Discovered the freezer has rotted out the plywood floor in the workshop. Wunnerful. Projects on the homestead always seem to lead to one more thing that needs to be taken care of. After a cuppa tea I'm going back out to ponder on the floor situation...hoping to heck that only the plywood is rotted and not the joist underneath.

There is a smaller lighter freezer to move yet. Mostly keep flour, rabbit ice bottles and berries in it, oh & cloth bags of feathers! (I'm saving up every time I butcher - eventually going to make a feathered tick bed cover.)

This is day 2 of my summer holidays...yesterday moving lumber, today freezers...hmm..perhaps I need to rethink this whole holidays thing.
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  #46  
Old 08-01-2012, 11:27 PM
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Dang Karen, wish ya would have posted that hint last week when it took all evening to chip away at the ice in my freezer. But of course this freezer had not been defrosted for about 8 years except for when the power went out on occasion. Anyways thanks for the tip, for next time. Oh the hair drier works too, hubby suggested that about 11 at night. lol Some days are just longer. lol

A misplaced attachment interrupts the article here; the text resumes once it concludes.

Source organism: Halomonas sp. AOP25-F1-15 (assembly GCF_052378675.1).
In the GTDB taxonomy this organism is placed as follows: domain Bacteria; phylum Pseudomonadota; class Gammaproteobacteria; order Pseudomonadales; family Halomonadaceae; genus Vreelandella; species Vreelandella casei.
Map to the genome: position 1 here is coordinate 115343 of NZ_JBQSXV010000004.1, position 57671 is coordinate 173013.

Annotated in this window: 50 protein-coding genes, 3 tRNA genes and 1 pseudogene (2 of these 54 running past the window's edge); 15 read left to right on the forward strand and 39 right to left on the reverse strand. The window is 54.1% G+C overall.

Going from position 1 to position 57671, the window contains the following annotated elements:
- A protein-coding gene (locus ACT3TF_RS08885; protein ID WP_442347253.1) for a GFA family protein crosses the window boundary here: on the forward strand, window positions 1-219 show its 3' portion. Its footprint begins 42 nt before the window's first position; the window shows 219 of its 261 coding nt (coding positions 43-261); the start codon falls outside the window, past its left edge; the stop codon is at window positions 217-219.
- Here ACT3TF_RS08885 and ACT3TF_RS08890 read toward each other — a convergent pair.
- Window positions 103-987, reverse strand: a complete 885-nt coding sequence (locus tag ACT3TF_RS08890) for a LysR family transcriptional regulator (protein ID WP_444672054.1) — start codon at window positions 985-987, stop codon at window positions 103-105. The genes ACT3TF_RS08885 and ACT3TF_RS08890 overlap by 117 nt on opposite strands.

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  #47  
Old 08-02-2012, 12:41 AM
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Karen

I too offer my condolences.
I true friend indeed--that teaches
us to live better in our private worlds.

I would have loved to meet another off-gridder.
The stories he could share with me--so I could
learn.

Hugs
annie
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  #48  
Old 08-02-2012, 12:46 AM
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Originally Posted by KarenBC View Post


First time I've tried this! It worked like a charm.

Today was moving day for the freezers, from the workshop into the garage. We tackled the biggest one first. Wrassled out the whole spit pig that is in there, getting the giggles in the midst of a job like that is not recommended. A frozen pig wrapped in plastic is a wriggly critter to hang on to, must be nigh onto 80 lbs. We have got to have a bbq and get this fella out of the freezer.